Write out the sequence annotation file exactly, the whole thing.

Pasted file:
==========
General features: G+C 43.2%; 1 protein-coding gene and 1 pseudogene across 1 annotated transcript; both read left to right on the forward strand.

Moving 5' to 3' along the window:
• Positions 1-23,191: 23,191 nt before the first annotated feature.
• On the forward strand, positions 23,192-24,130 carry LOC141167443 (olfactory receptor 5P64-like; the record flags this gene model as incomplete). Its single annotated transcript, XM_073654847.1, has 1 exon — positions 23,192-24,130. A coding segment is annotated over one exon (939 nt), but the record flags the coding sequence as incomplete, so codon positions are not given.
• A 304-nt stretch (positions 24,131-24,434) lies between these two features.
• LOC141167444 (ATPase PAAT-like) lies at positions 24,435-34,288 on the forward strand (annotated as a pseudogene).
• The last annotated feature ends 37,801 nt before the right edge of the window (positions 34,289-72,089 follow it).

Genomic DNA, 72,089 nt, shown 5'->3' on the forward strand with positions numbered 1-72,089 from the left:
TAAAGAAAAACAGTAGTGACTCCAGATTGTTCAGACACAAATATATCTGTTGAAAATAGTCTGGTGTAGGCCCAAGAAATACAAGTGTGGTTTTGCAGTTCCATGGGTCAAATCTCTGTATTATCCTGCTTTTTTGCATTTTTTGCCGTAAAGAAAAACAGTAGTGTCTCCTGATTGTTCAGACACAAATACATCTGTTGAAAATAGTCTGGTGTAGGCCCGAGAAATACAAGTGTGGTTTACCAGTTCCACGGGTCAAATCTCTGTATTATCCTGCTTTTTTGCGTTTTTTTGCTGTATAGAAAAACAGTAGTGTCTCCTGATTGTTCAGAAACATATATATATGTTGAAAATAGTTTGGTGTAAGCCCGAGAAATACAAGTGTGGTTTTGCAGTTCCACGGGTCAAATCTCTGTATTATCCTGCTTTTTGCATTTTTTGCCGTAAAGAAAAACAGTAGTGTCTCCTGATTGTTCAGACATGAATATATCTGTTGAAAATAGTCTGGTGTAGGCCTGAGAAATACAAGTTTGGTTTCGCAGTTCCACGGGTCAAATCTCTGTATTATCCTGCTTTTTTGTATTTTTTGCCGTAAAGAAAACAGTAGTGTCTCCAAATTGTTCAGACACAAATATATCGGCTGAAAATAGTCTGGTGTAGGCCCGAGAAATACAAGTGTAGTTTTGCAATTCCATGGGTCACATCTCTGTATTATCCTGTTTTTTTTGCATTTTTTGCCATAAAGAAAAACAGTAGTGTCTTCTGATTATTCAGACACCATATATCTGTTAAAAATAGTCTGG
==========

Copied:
General features: G+C 43.2%; 1 protein-coding gene and 1 pseudogene across 1 annotated transcript; both read left to right on the forward strand.

Moving 5' to 3' along the window:
• Positions 1-23,191: 23,191 nt before the first annotated feature.
• On the forward strand, positions 23,192-24,130 carry LOC141167443 (olfactory receptor 5P64-like; the record flags this gene model as incomplete). Its single annotated transcript, XM_073654847.1, has 1 exon — positions 23,192-24,130. A coding segment is annotated over one exon (939 nt), but the record flags the coding sequence as incomplete, so codon positions are not given.
• A 304-nt stretch (positions 24,131-24,434) lies between these two features.
• LOC141167444 (ATPase PAAT-like) lies at positions 24,435-34,288 on the forward strand (annotated as a pseudogene).
• The last annotated feature ends 37,801 nt before the right edge of the window (positions 34,289-72,089 follow it).

Genomic DNA, 72,089 nt, shown 5'->3' on the forward strand with positions numbered 1-72,089 from the left:
TAAAGAAAAACAGTAGTGACTCCAGATTGTTCAGACACAAATATATCTGTTGAAAATAGTCTGGTGTAGGCCCAAGAAATACAAGTGTGGTTTTGCAGTTCCATGGGTCAAATCTCTGTATTATCCTGCTTTTTTGCATTTTTTGCCGTAAAGAAAAACAGTAGTGTCTCCTGATTGTTCAGACACAAATACATCTGTTGAAAATAGTCTGGTGTAGGCCCGAGAAATACAAGTGTGGTTTACCAGTTCCACGGGTCAAATCTCTGTATTATCCTGCTTTTTTGCGTTTTTTTGCTGTATAGAAAAACAGTAGTGTCTCCTGATTGTTCAGAAACATATATATATGTTGAAAATAGTTTGGTGTAAGCCCGAGAAATACAAGTGTGGTTTTGCAGTTCCACGGGTCAAATCTCTGTATTATCCTGCTTTTTGCATTTTTTGCCGTAAAGAAAAACAGTAGTGTCTCCTGATTGTTCAGACATGAATATATCTGTTGAAAATAGTCTGGTGTAGGCCTGAGAAATACAAGTTTGGTTTCGCAGTTCCACGGGTCAAATCTCTGTATTATCCTGCTTTTTTGTATTTTTTGCCGTAAAGAAAACAGTAGTGTCTCCAAATTGTTCAGACACAAATATATCGGCTGAAAATAGTCTGGTGTAGGCCCGAGAAATACAAGTGTAGTTTTGCAATTCCATGGGTCACATCTCTGTATTATCCTGTTTTTTTTGCATTTTTTGCCATAAAGAAAAACAGTAGTGTCTTCTGATTATTCAGACACCATATATCTGTTAAAAATAGTCTGG